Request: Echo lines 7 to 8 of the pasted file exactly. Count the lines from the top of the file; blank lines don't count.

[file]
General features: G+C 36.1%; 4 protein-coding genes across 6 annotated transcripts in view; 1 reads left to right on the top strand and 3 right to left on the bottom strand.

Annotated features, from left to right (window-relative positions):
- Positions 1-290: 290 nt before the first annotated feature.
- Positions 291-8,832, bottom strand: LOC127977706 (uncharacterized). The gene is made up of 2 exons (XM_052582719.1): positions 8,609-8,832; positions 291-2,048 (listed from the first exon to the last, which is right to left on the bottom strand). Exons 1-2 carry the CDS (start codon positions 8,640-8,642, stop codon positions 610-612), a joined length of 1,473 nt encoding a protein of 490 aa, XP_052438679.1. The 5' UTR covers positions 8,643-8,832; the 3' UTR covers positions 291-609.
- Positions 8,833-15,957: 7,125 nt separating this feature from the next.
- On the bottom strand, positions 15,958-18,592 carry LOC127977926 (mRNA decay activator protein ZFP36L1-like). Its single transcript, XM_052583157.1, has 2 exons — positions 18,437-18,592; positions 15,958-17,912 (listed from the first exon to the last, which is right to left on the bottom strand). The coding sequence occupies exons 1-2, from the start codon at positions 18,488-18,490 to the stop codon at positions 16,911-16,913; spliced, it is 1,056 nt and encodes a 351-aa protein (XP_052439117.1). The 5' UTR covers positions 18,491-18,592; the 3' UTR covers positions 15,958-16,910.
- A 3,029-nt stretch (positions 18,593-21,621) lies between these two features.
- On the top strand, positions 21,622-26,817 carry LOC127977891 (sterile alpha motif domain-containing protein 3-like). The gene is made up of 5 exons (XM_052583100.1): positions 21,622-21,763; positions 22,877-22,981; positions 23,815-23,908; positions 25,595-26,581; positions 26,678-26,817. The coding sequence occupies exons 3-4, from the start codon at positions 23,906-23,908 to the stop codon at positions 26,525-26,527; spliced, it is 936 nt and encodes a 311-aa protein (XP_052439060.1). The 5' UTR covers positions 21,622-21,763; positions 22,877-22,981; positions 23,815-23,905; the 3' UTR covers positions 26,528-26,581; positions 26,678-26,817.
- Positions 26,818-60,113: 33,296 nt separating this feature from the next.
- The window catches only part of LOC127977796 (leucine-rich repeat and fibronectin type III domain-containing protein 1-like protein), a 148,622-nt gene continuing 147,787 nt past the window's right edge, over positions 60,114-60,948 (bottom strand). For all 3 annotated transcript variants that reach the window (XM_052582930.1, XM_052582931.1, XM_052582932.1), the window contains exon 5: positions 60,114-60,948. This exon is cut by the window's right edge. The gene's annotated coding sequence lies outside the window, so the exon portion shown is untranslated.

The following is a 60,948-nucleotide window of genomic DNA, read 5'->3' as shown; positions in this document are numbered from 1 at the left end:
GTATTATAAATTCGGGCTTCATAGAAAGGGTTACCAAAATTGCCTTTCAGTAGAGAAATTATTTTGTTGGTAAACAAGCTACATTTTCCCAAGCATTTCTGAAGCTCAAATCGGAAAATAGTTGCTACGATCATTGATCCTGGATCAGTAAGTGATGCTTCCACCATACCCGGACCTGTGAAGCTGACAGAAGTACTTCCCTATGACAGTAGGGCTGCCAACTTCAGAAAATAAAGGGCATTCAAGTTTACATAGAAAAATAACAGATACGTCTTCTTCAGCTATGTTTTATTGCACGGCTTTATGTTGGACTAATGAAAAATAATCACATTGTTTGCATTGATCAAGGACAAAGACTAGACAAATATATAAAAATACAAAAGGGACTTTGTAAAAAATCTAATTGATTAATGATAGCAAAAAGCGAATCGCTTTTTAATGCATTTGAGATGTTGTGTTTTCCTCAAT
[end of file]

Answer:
- A 3,029-nt stretch (positions 18,593-21,621) lies between these two features.
- On the top strand, positions 21,622-26,817 carry LOC127977891 (sterile alpha motif domain-containing protein 3-like). The gene is made up of 5 exons (XM_052583100.1): positions 21,622-21,763; positions 22,877-22,981; positions 23,815-23,908; positions 25,595-26,581; positions 26,678-26,817. The coding sequence occupies exons 3-4, from the start codon at positions 23,906-23,908 to the stop codon at positions 26,525-26,527; spliced, it is 936 nt and encodes a 311-aa protein (XP_052439060.1). The 5' UTR covers positions 21,622-21,763; positions 22,877-22,981; positions 23,815-23,905; the 3' UTR covers positions 26,528-26,581; positions 26,678-26,817.